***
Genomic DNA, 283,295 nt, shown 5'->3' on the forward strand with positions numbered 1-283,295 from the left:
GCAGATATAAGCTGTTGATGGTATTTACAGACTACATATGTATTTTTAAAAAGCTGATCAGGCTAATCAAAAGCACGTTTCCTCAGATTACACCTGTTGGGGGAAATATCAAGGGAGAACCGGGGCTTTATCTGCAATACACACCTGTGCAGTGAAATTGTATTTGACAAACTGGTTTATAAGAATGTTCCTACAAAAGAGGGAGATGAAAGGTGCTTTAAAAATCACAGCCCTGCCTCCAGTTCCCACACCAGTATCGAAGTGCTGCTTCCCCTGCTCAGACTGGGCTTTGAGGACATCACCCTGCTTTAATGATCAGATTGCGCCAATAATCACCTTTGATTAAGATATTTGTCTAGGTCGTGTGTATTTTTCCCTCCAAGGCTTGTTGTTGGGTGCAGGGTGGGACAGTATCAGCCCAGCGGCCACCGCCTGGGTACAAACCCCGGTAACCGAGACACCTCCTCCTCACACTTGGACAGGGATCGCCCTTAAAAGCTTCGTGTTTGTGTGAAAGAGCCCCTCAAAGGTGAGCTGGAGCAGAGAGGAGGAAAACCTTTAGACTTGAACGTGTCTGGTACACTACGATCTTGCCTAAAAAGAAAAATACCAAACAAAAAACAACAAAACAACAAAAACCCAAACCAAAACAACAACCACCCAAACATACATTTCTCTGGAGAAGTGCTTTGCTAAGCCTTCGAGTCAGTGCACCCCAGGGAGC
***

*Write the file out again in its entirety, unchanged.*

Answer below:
Genomic DNA, 283,295 nt, shown 5'->3' on the forward strand with positions numbered 1-283,295 from the left:
GCAGATATAAGCTGTTGATGGTATTTACAGACTACATATGTATTTTTAAAAAGCTGATCAGGCTAATCAAAAGCACGTTTCCTCAGATTACACCTGTTGGGGGAAATATCAAGGGAGAACCGGGGCTTTATCTGCAATACACACCTGTGCAGTGAAATTGTATTTGACAAACTGGTTTATAAGAATGTTCCTACAAAAGAGGGAGATGAAAGGTGCTTTAAAAATCACAGCCCTGCCTCCAGTTCCCACACCAGTATCGAAGTGCTGCTTCCCCTGCTCAGACTGGGCTTTGAGGACATCACCCTGCTTTAATGATCAGATTGCGCCAATAATCACCTTTGATTAAGATATTTGTCTAGGTCGTGTGTATTTTTCCCTCCAAGGCTTGTTGTTGGGTGCAGGGTGGGACAGTATCAGCCCAGCGGCCACCGCCTGGGTACAAACCCCGGTAACCGAGACACCTCCTCCTCACACTTGGACAGGGATCGCCCTTAAAAGCTTCGTGTTTGTGTGAAAGAGCCCCTCAAAGGTGAGCTGGAGCAGAGAGGAGGAAAACCTTTAGACTTGAACGTGTCTGGTACACTACGATCTTGCCTAAAAAGAAAAATACCAAACAAAAAACAACAAAACAACAAAAACCCAAACCAAAACAACAACCACCCAAACATACATTTCTCTGGAGAAGTGCTTTGCTAAGCCTTCGAGTCAGTGCACCCCAGGGAGC